Damariscotta Baptist Church

Damariscotta Baptist Church (2012)[King’s Square] This architectural centerpiece stands out among the mid-19th century brick commercial buildings that reflect Damariscotta’s proud history as a seaport and shipbuilding town. The imposing white Greek Revival church with its unusually spaced columns is also a symbol of political independence for the community. The Church was organized in 1819 as “The Second Baptist Church in Nobleboro,” one of the large early political divisions in Lincoln County of which the village of Damariscotta was a part.

The vestry was built and dedicated in 1837 and construction of the church begun in 1843. In 1847, the year of its completion, the parish was officially named the Damariscotta Baptist Church. The community was incorporated as a separate town effective in 1848.

The church building became the site of the official organization of the town on March 22nd of that year. The Damariscotta Church building in its exact proportions and unusual column arrangement is virtually identical to the First Congregational Church in neighboring Wiscasset, probably designed by the same architect.*

Damariscotta Oyster Shell Heaps

[Address Restricted]

Damariscotta Shell Midden Historic District

While they are found all over the world – from Denmark to Japan, Florida to British Columbia – the Damariscotta Oyster Shell Heaps are among the largest and have been of interest to scholars since the 19th century. Now protected by the Maine Department of Conservation, which provides educational material at the site, it was once the focus of a local industry. The address, once restricted, is well known thanks to the sign proclaiming its location. Follow the link in the heading for photos and text.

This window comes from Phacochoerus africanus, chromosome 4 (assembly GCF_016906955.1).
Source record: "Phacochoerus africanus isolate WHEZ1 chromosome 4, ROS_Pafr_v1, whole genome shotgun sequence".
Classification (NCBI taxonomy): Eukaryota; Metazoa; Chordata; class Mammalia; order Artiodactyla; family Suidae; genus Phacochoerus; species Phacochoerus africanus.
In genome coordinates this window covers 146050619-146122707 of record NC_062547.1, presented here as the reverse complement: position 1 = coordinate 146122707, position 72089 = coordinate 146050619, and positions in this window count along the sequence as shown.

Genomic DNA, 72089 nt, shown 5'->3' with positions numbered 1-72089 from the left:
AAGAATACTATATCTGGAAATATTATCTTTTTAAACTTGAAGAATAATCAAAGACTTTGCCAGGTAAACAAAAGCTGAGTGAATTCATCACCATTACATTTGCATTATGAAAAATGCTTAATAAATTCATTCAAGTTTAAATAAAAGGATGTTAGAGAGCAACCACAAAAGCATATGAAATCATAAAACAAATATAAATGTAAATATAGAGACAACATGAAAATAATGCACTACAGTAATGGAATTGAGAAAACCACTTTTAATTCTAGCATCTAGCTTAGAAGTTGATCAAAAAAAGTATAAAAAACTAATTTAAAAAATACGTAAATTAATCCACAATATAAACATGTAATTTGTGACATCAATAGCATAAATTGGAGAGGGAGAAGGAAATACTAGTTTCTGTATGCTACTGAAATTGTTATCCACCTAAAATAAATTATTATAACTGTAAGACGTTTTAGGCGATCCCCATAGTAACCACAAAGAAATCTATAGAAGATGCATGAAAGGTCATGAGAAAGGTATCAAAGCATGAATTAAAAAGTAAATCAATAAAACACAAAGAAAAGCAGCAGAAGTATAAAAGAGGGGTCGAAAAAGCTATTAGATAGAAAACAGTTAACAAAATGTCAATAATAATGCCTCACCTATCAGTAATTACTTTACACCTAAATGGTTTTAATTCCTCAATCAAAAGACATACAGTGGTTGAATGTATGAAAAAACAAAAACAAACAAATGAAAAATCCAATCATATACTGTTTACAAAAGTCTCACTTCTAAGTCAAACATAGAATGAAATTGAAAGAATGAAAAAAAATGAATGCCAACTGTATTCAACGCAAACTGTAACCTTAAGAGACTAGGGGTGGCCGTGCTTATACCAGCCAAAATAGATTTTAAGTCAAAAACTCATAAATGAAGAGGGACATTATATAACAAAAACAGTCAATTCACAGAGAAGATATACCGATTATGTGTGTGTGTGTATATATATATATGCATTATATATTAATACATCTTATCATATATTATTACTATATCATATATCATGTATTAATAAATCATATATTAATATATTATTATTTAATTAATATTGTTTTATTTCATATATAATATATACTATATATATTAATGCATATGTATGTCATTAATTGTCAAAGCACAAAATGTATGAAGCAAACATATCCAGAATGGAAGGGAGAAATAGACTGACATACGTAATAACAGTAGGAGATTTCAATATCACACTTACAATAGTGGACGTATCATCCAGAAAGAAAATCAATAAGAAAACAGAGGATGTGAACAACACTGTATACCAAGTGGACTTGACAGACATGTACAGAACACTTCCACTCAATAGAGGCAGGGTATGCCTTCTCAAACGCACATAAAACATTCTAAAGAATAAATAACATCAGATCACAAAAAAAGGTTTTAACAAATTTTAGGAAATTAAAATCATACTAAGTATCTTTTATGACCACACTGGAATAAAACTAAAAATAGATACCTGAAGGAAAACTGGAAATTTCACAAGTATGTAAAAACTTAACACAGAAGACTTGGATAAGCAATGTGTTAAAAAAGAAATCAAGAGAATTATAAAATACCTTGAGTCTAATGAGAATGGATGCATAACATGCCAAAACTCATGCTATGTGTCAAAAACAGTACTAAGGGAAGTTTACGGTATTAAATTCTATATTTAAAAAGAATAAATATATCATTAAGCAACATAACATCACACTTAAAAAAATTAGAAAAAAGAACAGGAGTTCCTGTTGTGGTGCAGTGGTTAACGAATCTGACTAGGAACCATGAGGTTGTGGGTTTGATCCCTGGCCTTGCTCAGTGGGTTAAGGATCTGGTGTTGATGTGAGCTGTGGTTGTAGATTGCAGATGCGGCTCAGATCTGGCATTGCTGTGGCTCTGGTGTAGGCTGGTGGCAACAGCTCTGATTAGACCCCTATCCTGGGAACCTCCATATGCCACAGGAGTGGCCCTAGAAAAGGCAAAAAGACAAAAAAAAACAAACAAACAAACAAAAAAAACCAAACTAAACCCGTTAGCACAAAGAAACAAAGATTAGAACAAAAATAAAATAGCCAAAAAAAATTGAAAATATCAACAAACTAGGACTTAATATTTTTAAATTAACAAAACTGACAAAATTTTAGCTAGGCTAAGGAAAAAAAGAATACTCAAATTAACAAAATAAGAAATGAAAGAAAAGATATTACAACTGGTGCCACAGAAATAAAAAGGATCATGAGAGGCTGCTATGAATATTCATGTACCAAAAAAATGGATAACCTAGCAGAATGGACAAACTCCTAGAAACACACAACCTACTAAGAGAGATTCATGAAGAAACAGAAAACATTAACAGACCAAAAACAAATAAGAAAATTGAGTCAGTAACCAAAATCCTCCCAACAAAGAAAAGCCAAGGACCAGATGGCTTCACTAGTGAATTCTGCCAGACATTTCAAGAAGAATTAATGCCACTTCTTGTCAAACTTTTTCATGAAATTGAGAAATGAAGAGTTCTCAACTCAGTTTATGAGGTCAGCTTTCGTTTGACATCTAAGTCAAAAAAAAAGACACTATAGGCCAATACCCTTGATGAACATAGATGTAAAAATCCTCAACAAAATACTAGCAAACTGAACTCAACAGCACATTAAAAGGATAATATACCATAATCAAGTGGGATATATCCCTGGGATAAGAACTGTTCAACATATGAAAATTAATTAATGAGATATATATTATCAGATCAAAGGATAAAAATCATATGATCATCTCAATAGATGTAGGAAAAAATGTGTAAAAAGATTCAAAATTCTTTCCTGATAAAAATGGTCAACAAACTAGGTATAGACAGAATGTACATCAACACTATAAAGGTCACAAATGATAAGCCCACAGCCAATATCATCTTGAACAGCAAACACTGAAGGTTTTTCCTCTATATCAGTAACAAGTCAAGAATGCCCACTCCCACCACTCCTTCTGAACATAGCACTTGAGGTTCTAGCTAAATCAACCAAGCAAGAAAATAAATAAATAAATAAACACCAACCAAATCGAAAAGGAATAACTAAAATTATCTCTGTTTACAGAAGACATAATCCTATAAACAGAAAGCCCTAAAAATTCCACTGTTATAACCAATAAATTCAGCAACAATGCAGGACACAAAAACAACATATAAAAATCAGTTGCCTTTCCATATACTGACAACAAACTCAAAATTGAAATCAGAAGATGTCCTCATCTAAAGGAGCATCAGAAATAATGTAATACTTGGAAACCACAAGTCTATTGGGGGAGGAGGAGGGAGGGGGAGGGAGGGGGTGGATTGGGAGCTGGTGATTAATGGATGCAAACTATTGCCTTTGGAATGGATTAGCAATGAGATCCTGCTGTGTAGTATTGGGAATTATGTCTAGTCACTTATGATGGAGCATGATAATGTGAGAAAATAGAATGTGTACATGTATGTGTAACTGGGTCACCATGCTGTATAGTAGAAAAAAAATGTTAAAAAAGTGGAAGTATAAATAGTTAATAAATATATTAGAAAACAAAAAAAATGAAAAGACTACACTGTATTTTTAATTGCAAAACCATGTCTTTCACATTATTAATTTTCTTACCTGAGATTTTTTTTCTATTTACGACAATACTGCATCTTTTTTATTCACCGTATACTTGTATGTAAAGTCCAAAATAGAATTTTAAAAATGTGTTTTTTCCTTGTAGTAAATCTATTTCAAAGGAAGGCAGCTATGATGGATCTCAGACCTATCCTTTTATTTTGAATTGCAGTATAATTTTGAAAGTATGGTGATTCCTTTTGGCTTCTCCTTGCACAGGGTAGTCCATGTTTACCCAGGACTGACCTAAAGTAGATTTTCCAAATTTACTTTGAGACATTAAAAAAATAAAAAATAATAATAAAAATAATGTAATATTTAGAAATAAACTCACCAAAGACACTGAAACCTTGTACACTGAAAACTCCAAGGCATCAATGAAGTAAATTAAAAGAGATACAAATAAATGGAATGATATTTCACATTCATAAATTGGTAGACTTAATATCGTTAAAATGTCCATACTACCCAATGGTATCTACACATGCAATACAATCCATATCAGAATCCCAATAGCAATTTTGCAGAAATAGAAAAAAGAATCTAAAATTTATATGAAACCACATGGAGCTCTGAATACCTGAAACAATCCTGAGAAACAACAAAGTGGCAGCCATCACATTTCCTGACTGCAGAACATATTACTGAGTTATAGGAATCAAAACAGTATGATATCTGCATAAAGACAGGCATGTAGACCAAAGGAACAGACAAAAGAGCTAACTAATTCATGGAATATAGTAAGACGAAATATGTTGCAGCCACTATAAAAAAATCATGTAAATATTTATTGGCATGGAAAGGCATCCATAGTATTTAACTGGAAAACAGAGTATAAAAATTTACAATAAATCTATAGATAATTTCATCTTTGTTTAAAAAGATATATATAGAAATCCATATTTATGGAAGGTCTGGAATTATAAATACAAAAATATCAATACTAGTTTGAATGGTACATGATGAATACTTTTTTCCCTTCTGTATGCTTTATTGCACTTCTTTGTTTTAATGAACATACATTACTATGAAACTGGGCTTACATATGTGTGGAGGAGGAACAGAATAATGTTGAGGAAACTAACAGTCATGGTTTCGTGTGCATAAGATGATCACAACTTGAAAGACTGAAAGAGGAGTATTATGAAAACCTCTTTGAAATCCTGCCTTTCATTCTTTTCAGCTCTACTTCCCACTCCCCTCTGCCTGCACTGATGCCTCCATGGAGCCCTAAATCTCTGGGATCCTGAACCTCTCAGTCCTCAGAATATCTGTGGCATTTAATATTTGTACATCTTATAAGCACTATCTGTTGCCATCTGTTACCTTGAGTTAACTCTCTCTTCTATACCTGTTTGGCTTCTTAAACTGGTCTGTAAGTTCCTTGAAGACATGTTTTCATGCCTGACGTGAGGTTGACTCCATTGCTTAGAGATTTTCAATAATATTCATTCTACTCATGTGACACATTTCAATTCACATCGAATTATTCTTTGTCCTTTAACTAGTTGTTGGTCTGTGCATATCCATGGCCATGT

Huston House

Huston House (Downeaster Inn) (2012)

Huston House (Downeaster Inn) (2012)

[Bristol Road Damariscotta] The 1853 Huston House is a very fine and monumental example of a version of the Greek Revival style rare in Maine. It has a single gable with an impressive colonnaded porch running the length of the building. In 1852, seven years after Damariscotta’s great fire, James Gilmore Huston (1808-1865) inherited his father’s vast estate on the Damariscotta River. The next year he built a house befitting his wealth and position in the community. He owned a hardware and shipping business with offices and wharves in downtown Damariscotta. On his property he operated a sawmill on Mill Brook, cut ice on the millpond, ran a brickyard on the shore of the river and had a large orchard behind his house. He served as trustee of Lincoln Academy and died a rich man.*

Main Street Historic District

[Main Street] A fire in 1845 destroyed all buildings in the district except the Cottrill, Austin and Fly Houses. The main street was rebuilt quickly with local materials. By 1875 all buildings currently in the district had been constructed, with the exception of several modern structures and three late 19th century buildings.

Main Street (2011)

Main Street (2011)

Main Street (2011)

Main Street (2011)

The buildings in the district have been little altered with their original character intact. This post-fire commercial development was largely based on economic prosperity from shipbuilding. Architecturally, Main Street retains its mid-century stylistic ambiance. Later structures have been compatibly designed for the most part and retain the prevailing scale.

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This entry was last modified: August 29, 2017 07:59 PM